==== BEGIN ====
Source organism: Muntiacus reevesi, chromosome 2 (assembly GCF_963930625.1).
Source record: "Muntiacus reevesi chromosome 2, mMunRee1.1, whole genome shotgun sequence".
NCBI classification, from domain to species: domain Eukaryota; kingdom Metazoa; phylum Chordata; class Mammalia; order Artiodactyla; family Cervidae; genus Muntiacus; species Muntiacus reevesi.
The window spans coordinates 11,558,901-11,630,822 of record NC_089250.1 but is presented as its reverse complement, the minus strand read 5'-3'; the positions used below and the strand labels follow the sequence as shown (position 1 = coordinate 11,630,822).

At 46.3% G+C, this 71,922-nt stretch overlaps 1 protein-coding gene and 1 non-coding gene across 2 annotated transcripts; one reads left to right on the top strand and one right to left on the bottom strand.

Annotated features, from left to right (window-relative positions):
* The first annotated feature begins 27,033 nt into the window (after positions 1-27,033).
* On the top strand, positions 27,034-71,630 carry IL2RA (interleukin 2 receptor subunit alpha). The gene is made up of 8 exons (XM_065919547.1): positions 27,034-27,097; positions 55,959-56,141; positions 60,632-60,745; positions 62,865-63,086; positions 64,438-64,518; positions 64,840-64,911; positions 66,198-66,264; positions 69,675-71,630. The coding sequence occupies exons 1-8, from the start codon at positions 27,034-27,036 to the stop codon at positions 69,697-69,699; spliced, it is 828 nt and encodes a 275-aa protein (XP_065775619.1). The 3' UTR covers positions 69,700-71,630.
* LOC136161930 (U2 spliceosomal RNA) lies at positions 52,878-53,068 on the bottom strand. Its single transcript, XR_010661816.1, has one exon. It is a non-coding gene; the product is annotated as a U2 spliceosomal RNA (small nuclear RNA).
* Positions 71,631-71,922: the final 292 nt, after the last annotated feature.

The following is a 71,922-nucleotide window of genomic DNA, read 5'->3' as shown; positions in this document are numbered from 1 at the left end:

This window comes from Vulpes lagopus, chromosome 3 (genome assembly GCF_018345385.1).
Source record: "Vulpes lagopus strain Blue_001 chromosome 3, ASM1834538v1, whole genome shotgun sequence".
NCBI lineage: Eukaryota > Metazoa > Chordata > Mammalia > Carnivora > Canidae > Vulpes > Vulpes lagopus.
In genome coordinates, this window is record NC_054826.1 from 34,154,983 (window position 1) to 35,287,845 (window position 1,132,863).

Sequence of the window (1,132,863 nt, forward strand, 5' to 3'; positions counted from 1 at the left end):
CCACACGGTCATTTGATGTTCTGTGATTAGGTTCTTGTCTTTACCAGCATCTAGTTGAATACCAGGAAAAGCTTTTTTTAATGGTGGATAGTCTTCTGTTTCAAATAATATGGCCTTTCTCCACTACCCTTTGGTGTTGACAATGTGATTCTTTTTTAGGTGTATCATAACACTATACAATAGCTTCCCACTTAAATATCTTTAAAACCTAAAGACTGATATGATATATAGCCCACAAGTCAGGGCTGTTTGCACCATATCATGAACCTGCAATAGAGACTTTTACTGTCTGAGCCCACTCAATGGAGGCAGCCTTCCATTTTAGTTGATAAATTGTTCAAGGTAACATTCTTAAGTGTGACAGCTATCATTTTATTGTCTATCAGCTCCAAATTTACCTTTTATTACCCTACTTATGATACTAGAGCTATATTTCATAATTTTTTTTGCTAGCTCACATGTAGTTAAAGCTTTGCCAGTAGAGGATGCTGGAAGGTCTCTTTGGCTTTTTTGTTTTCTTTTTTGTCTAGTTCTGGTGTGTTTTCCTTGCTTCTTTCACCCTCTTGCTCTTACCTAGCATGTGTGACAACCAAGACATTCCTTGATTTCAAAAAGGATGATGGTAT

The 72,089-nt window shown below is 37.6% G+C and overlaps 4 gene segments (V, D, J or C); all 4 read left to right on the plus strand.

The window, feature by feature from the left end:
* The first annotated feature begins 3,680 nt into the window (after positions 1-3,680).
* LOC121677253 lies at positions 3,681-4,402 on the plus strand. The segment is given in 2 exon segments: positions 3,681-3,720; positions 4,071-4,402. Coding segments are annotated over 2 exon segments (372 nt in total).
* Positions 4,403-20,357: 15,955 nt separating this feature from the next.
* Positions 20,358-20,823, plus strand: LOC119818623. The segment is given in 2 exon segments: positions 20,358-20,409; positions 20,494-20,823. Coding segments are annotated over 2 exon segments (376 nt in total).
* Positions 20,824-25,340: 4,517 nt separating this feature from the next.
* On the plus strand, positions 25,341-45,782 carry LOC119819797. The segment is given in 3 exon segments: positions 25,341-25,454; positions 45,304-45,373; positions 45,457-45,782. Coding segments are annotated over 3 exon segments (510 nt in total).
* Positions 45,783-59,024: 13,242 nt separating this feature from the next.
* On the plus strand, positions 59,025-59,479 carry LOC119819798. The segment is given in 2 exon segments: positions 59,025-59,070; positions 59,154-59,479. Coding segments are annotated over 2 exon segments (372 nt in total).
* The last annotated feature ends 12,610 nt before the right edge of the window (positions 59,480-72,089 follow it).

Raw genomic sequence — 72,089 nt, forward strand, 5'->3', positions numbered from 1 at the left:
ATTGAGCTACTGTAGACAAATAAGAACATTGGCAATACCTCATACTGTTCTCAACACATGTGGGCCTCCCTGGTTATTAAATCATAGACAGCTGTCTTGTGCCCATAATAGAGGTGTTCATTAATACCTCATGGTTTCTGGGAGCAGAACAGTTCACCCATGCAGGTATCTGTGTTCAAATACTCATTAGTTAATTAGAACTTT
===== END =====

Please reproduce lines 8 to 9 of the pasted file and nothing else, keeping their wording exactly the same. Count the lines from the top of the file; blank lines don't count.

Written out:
* On the top strand, positions 27,034-71,630 carry IL2RA (interleukin 2 receptor subunit alpha). The gene is made up of 8 exons (XM_065919547.1): positions 27,034-27,097; positions 55,959-56,141; positions 60,632-60,745; positions 62,865-63,086; positions 64,438-64,518; positions 64,840-64,911; positions 66,198-66,264; positions 69,675-71,630. The coding sequence occupies exons 1-8, from the start codon at positions 27,034-27,036 to the stop codon at positions 69,697-69,699; spliced, it is 828 nt and encodes a 275-aa protein (XP_065775619.1). The 3' UTR covers positions 69,700-71,630.
* LOC136161930 (U2 spliceosomal RNA) lies at positions 52,878-53,068 on the bottom strand. Its single transcript, XR_010661816.1, has one exon. It is a non-coding gene; the product is annotated as a U2 spliceosomal RNA (small nuclear RNA).